The danger is two-fold, said Sarah Dewey, a wildlife biologist with Grand Teton National Park who has studied the herd since 2003.
The first threat comes down to basic competition. More animals means less food. As mountain goats move into an already limited winter range, bighorn sheep will find fewer options available for nourishment.
Competition is made tougher by a shrinking winter range. Bighorn sheep rely on vast, open areas to see predators and escape. Decades of fire suppression means more trees and less areas like cliff bands where the creatures feel safe.
The second issue is the possibility that mountain goats will carry and then introduce deadly pneumonia pathogens into the herd by rubbing noses with a curious sheep.
Goats within the park have tested positive in the past for the bacteria that causes pneumonia, Dewey said.
“It took nearly 40 years from the original introduction for mountain goats to become established and seriously threaten the native bighorn sheep and the ecological integrity of the Teton Range. In another 40 years will bighorn sheep still reside in the Teton Range?” Dewey wrote in an article for the Wyoming Wild Sheep Foundation’s Rampage magazine. “We’re at conservation crossroads that has implications too important to be left up to chance.”
The Park Service is working on a plan to possibly address the goat issue, and hopes to have something for the public later this year.
“What we’re trying to do is manage a nonnative species that is a potential threat to a native species whose status is very tenuous,” Dewey said.
For an animal living off of fat supplies generated over summer, every calorie burned means one less saved for later. That makes moving a costly endeavor.
Motorized transportation isn’t allowed in much of their wilderness range, but within the last 10 years the herd has been scattered by a relatively quiet intruder: backcountry skiers.
Courtemanch worked on a project a decade ago where she collared 28 female sheep and asked hundreds of skiers to carry location beacons to track their movements. The results showed that not only did bighorn sheep avoid good habitat if skiers were present, they also moved more on a daily basis if they saw humans.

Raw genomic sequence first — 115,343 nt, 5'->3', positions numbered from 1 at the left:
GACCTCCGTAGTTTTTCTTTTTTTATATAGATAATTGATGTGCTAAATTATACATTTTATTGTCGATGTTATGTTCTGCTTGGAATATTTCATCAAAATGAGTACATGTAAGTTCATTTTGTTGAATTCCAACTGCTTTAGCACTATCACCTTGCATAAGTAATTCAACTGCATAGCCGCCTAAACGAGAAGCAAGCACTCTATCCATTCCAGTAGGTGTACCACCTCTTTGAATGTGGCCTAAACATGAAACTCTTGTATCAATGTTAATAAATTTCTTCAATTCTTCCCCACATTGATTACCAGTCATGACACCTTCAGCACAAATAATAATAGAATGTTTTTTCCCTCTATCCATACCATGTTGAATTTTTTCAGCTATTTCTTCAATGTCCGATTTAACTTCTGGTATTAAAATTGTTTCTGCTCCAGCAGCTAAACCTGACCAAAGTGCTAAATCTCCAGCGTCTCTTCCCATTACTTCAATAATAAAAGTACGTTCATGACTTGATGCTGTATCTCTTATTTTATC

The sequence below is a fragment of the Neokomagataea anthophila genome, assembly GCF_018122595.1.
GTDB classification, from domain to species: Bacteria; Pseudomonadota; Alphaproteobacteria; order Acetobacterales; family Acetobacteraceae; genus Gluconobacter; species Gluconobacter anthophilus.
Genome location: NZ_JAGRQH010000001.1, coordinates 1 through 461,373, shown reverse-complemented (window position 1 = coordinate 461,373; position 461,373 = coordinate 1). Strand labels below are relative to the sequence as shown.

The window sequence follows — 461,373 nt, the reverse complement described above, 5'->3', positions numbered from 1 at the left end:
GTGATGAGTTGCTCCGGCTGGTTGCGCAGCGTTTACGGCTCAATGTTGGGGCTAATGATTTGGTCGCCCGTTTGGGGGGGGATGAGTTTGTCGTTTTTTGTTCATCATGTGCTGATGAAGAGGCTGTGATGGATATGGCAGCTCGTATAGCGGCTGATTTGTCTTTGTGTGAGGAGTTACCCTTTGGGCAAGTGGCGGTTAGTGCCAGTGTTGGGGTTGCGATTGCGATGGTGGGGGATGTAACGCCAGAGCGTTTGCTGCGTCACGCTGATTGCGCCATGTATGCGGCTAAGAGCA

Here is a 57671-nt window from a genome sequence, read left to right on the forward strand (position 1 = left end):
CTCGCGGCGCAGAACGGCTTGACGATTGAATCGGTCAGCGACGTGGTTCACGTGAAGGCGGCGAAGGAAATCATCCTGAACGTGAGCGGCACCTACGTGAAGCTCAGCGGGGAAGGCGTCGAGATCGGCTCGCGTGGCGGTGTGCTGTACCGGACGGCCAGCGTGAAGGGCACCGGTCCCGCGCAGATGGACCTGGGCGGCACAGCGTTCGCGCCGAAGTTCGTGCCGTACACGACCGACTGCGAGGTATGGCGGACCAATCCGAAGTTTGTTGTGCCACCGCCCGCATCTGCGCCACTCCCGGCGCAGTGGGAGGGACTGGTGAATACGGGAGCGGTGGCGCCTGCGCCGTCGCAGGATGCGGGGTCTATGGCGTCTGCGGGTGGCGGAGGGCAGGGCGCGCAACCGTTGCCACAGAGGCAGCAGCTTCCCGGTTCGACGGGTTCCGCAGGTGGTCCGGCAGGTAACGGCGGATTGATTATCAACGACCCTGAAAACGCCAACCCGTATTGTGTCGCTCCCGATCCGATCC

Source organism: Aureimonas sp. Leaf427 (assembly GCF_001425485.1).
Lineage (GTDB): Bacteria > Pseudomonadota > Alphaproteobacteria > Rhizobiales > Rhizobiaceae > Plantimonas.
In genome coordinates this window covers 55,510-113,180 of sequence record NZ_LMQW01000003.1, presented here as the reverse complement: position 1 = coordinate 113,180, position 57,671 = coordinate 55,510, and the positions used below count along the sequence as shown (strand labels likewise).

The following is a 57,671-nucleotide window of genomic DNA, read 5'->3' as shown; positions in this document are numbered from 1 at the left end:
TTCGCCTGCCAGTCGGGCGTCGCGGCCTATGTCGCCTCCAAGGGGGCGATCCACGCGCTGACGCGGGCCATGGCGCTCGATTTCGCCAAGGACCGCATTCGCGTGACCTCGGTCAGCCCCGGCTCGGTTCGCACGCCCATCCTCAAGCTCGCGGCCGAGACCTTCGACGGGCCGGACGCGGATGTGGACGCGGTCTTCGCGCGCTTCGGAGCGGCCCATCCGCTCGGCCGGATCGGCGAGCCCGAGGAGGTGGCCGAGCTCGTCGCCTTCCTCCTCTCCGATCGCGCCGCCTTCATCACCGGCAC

“They are burning a lot more calories and aren’t able to conserve that energy,” Courtemanch said. “That’s an issue we’re definitely concerned about as backcountry skier numbers in the Tetons increase.”
But a solution, Courtemanch said, should not come from a governmental agency, it should come from the skiers themselves.
Josh Metten, an avid backcountry skier in Jackson, agrees.
He has met with the working group and reached out to other backcountry recreationists. He blames a general lack of awareness of the issue. If skiers don’t know the herd is there, they can’t avoid the areas.
“You don’t see there’s an impact occurring because the impact occurred long before you ever arrived at the area,” he said. “We’re focused on the trail or line we’re skiing and we don’t perceive there is an impact, so I’m trying to help the recreational community try and become more aware.”
Despite the laundry list of threats, biologists believe the herd can be protected.
The Forest Service could try prescribed burns. Natural wildfires could be allowed to burn in certain areas.
Sheep from other places could be transplanted in, though that also carries a host of issues from diseases to a simple inability to survive at year-long high altitudes.
Mountain goats could be hunted or trapped and relocated elsewhere.
Skiers like Metten want to step up the public information campaign about the importance of seasonal closures and how to avoid wildlife sensitive areas.
No matter what, all parties agree the solutions needs to come from a collaboration.
“We’re trying to do the reverse of the typically bureaucratic approach here where an agency issues a statement and recommendations,” said Steve Kilpatrick, executive director of the Wyoming Wild Sheep Foundation. “We want to have a community-based recommendation addressing how valuable this herd is to the community.”
Because losing the herd means at least 100 fewer bighorn sheep, he said. It means the loss of something wild that has persisted for millennia and deserves to survive for more.
Follow managing editor Christine Peterson on Twitter @PetersonOutside